VAT on eBooks: What’s going on?

November 3, 2016
by John Websell

Avid readers will no doubt be aware that, for the moment at least, eBooks are charged the standard 20% rate of VAT in the UK, despite the fact printed literature is VAT free.

The result of this additional charge means that, although digital copies of books, magazines, and newspapers etc. are still cheaper than analogous physical copies, it’s still much more expensive for people to enjoy reading on an eReader in the UK, compared to their European counterparts. Furthermore, current legislation makes it more difficult for smaller publishers and novice authors to compete with the likes of Amazon, for reasons that will be discussed later in the article.

Fortunately, due to frequent complaints from a variety of people throughout the UK, we’re on the brink of seeing these nonsensical charges dropped. Nevertheless, today ABRS takes a look at the regulations as things stand, the impact they have on the publishing industry, and the nature of the planned changes.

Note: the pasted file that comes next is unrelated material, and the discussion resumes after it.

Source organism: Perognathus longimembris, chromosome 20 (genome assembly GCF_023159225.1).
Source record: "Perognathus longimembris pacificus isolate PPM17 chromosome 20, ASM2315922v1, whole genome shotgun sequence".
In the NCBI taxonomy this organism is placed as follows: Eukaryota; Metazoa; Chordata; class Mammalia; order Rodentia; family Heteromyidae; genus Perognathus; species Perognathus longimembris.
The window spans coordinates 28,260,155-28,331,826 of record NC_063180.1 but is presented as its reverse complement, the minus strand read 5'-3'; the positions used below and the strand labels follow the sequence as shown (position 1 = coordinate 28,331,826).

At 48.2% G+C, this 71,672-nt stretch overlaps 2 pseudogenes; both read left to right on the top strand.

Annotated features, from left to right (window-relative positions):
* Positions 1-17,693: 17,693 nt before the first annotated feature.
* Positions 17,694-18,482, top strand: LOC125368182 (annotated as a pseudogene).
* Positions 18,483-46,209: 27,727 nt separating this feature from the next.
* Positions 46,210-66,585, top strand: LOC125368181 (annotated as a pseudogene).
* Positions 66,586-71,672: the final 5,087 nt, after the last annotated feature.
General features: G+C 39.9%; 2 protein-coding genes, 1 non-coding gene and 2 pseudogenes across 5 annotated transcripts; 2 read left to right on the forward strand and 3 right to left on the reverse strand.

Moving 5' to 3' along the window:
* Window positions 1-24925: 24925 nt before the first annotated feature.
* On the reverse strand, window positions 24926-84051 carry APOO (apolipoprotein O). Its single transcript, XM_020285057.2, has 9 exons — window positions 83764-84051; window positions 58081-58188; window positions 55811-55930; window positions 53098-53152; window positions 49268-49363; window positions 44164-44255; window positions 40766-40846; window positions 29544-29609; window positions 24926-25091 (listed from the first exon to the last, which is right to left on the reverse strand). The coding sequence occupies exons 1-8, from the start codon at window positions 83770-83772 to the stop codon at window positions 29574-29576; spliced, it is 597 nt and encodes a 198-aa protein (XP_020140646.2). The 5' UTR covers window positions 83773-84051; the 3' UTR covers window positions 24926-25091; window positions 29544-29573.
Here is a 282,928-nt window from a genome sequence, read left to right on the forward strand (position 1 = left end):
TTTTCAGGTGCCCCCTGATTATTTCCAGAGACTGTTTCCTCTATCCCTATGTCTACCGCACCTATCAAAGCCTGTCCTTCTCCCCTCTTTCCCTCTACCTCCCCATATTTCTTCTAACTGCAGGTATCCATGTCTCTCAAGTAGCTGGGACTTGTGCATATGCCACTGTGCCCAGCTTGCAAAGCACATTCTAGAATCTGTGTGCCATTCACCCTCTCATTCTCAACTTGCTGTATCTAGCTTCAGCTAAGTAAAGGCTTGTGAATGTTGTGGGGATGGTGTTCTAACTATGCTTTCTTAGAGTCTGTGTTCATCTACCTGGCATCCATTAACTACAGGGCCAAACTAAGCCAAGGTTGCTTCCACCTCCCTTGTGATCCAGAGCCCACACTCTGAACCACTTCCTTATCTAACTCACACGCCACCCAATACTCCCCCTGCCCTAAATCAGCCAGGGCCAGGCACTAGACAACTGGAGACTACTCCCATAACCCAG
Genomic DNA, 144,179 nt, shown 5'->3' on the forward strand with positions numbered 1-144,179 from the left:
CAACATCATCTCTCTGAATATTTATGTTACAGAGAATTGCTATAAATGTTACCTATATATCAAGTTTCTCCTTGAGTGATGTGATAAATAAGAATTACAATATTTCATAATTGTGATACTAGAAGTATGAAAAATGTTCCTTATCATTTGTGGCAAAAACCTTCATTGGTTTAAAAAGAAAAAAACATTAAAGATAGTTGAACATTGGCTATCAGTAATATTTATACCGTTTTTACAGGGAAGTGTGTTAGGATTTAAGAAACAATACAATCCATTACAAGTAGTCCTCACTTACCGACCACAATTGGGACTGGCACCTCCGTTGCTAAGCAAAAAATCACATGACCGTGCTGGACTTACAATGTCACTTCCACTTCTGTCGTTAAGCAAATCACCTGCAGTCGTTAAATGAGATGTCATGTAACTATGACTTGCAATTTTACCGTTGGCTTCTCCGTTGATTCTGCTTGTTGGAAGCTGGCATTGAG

Current regulations

As has already been stated, printed books, newspapers, and magazines are exempt from tax in the UK, unlike their online equivalents: but why? It seems counter intuitive that additional charges would be applied to digital copies of the written word, when they’re not subject to the same production and distribution costs as physical books. Fundamentally, this is due to the classification of eBooks as an ‘electronic service’, which, under current European Commission legislation, isn’t eligible for VAT reductions.

Thus consumers have to pay the 20% VAT rate, raising the costs of eBooks themselves; but there are other problems too. Different countries charge varying rates of VAT throughout Europe, in turn enabling companies like Amazon (among others) to register the companies in Luxembourg, so as to benefit from the nation’s 3% rate. Practically speaking, this loophole permitted Amazon to get the most profitable deals from publishers, and undercut UK retailers who had to pay Britain’s 20% VAT rate.